Several media outlets have prompted ire from social media users, after posting or printing graphic images of the murder of journalist Alison Parker, shot from a first-person perspective by gunman Vester Lee Flanagan.

The New York Daily News shared an image (Warning: highly graphic) of its Thursday front page, on Twitter. Appearing under the headline: “EXECUTED ON LIVE TV,” the paper shows three images of Parker, the first in which she has a pistol pointed toward her, the second shows a muzzle flash as the gun is fired, and the third shows her facial expression as she reacts to the attack. Parker's colleague, cameraman Adam Ward, who was also killed in the attack, is not shown.

Reaction from Internet users to the Daily News' tweet was generally negative, with comments ranging from “shame on you,” “absolutely classless,” and “shameful death porn,” to many too profane to reprint.




British tabloid the Sun also featured an image on its front page (Warning: graphic) of a pistol firing, under the headline “SHOT DEAD... ON LIVE TV,” which also attracted a similar string of negative comments from online users.


Some users also contrasted the coverage with the less sensational approach taken by other outlets.



Some commentators argued, however, that posting images of Parker's murder could affect change. Former CNN host Piers Morgan, reacting to criticism from users for posting a picture on Twitter of Parker with a gun pointed at her said that it was the “right decision” to publish and share the images, adding:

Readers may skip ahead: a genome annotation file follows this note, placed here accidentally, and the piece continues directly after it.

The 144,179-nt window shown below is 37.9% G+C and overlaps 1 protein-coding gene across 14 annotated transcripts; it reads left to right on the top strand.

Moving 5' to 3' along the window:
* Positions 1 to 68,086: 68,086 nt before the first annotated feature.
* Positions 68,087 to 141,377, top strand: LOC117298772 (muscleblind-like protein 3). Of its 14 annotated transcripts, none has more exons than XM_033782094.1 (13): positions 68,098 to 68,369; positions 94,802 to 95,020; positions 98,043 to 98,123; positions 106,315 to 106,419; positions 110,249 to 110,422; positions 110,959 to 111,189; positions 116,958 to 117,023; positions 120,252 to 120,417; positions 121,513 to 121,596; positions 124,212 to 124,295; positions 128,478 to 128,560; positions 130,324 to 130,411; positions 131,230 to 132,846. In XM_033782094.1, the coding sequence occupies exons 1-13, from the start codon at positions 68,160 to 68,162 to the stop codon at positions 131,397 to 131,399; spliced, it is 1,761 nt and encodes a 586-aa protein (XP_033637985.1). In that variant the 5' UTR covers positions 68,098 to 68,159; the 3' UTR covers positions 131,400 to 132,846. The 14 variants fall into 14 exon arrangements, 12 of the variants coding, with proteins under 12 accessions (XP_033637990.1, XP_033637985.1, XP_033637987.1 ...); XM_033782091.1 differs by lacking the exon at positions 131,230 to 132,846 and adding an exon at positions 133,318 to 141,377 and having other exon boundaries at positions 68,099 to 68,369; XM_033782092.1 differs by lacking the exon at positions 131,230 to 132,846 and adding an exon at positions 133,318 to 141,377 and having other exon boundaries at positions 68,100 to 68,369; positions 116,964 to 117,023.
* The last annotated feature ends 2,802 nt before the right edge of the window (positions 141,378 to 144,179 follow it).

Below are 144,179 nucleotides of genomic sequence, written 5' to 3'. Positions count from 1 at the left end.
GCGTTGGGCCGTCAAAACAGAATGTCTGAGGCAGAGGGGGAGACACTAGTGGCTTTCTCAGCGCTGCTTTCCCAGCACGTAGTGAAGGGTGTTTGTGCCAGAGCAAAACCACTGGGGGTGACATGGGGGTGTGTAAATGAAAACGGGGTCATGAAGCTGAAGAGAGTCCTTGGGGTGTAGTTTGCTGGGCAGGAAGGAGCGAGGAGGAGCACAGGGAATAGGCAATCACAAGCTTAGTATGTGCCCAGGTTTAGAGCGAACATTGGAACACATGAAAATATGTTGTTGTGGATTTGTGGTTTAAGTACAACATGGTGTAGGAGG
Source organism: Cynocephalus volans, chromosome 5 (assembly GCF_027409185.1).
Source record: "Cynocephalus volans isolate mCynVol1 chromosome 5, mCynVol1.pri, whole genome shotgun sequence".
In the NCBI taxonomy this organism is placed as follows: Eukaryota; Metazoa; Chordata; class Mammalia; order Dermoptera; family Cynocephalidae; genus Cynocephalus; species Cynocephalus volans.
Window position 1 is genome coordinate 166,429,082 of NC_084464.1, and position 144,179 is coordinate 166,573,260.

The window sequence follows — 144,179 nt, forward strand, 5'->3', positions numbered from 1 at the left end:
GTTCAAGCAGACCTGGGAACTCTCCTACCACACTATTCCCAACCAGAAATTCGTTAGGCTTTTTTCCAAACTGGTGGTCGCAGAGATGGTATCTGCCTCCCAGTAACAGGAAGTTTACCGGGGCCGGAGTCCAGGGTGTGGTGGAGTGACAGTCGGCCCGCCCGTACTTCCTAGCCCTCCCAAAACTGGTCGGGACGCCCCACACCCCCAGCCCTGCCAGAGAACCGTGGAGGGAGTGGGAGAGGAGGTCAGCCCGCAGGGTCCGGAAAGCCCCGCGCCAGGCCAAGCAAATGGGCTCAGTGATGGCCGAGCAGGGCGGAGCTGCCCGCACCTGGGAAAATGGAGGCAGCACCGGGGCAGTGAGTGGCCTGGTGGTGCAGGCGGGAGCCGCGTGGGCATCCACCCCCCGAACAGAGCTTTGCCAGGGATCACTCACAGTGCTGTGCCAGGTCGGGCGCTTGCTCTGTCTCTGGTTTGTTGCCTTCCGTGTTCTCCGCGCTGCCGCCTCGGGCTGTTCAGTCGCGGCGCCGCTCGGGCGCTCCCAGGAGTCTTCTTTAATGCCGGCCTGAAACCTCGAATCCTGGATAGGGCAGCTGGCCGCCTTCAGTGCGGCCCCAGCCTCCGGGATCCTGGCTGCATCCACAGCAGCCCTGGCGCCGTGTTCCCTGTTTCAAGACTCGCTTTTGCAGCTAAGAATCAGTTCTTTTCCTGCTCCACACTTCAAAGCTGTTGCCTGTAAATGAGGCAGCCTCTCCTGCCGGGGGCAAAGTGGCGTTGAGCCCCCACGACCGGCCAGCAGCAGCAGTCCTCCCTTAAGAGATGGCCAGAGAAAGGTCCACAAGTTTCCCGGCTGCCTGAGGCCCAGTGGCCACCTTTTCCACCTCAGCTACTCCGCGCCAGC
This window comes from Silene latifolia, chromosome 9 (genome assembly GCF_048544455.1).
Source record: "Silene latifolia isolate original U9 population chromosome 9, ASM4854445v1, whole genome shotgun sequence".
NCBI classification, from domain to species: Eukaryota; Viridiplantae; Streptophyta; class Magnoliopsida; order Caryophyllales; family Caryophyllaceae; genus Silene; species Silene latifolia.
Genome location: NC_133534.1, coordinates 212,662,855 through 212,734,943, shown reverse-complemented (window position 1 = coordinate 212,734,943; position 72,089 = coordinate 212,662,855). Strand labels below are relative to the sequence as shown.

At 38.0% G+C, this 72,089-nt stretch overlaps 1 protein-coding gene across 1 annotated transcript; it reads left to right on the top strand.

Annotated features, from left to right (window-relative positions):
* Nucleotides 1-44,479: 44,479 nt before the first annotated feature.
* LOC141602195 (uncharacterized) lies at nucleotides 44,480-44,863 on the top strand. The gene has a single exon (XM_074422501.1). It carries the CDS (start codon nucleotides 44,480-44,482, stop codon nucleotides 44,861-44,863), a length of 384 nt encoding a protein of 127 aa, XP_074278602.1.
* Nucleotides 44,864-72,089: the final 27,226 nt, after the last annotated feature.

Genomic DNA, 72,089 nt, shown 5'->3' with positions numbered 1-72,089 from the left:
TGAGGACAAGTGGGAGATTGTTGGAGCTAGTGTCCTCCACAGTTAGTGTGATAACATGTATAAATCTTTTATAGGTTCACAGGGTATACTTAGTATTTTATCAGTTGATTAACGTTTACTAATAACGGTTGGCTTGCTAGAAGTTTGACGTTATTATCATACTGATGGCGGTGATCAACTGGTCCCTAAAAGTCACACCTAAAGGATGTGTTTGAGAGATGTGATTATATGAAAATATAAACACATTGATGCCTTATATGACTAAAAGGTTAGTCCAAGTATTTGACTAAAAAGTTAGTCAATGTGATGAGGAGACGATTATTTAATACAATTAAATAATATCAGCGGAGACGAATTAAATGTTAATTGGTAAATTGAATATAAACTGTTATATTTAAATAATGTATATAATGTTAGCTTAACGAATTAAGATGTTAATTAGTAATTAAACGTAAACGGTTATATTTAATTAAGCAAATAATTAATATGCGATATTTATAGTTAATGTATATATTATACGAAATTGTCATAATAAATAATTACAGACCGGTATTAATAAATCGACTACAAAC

“Images can affect change. America's senseless gun violence is out of control.”

Some Twitter users supported Morgan's position, with British journalist Neil Sergeant writing of the front page pictures: “It's an unpleasant picture but then it was an unpleasant event. Journalists shouldn't censor the news.”

News agency Reuters also posted images showing the moment Parker was first shot, on its Facebook page, attracting negative comments from users.

Reuters FB A screenshot shows comments on Facebook post from the Reuters news agency. The post showed images of journalist Alison Parker being shot, in an attack that took her and her colleague Adam Ward's life. Photo: Facebook

Some Twitter users, including Brent Watts, a meteorologist at WDBJ7 and a colleague of Parker and Ward's, urged Twitter users not to share or post the video. Others, like NHL hockey coach Corey Hirsch, urged Internet users to refrain from keeping the video in circulation.

“If you see video of the shooting posted on [Facebook] or anywhere, take a stand. Do not watch or share,” he tweeted.